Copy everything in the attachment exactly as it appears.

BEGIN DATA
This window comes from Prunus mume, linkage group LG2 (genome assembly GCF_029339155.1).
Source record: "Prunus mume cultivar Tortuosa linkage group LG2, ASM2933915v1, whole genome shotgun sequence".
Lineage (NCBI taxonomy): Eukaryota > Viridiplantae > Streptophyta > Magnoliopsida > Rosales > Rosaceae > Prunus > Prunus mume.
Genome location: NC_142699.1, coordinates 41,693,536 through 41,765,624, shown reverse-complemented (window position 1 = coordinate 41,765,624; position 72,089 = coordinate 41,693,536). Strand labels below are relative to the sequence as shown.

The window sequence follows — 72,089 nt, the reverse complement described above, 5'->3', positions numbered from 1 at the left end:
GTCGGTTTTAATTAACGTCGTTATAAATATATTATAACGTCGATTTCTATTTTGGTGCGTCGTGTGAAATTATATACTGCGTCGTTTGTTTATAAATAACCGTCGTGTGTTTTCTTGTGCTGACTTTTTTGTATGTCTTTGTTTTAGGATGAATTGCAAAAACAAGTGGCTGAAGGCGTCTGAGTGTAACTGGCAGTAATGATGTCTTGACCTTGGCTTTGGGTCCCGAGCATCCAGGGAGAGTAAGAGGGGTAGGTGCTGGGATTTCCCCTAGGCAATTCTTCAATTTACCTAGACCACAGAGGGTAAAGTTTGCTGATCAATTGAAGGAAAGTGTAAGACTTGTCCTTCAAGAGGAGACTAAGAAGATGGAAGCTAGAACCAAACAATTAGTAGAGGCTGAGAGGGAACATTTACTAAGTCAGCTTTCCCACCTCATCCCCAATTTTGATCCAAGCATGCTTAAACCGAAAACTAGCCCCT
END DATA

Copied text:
This window comes from Prunus mume, linkage group LG2 (genome assembly GCF_029339155.1).
Source record: "Prunus mume cultivar Tortuosa linkage group LG2, ASM2933915v1, whole genome shotgun sequence".
Lineage (NCBI taxonomy): Eukaryota > Viridiplantae > Streptophyta > Magnoliopsida > Rosales > Rosaceae > Prunus > Prunus mume.
Genome location: NC_142699.1, coordinates 41,693,536 through 41,765,624, shown reverse-complemented (window position 1 = coordinate 41,765,624; position 72,089 = coordinate 41,693,536). Strand labels below are relative to the sequence as shown.

The window sequence follows — 72,089 nt, the reverse complement described above, 5'->3', positions numbered from 1 at the left end:
GTCGGTTTTAATTAACGTCGTTATAAATATATTATAACGTCGATTTCTATTTTGGTGCGTCGTGTGAAATTATATACTGCGTCGTTTGTTTATAAATAACCGTCGTGTGTTTTCTTGTGCTGACTTTTTTGTATGTCTTTGTTTTAGGATGAATTGCAAAAACAAGTGGCTGAAGGCGTCTGAGTGTAACTGGCAGTAATGATGTCTTGACCTTGGCTTTGGGTCCCGAGCATCCAGGGAGAGTAAGAGGGGTAGGTGCTGGGATTTCCCCTAGGCAATTCTTCAATTTACCTAGACCACAGAGGGTAAAGTTTGCTGATCAATTGAAGGAAAGTGTAAGACTTGTCCTTCAAGAGGAGACTAAGAAGATGGAAGCTAGAACCAAACAATTAGTAGAGGCTGAGAGGGAACATTTACTAAGTCAGCTTTCCCACCTCATCCCCAATTTTGATCCAAGCATGCTTAAACCGAAAACTAGCCCCT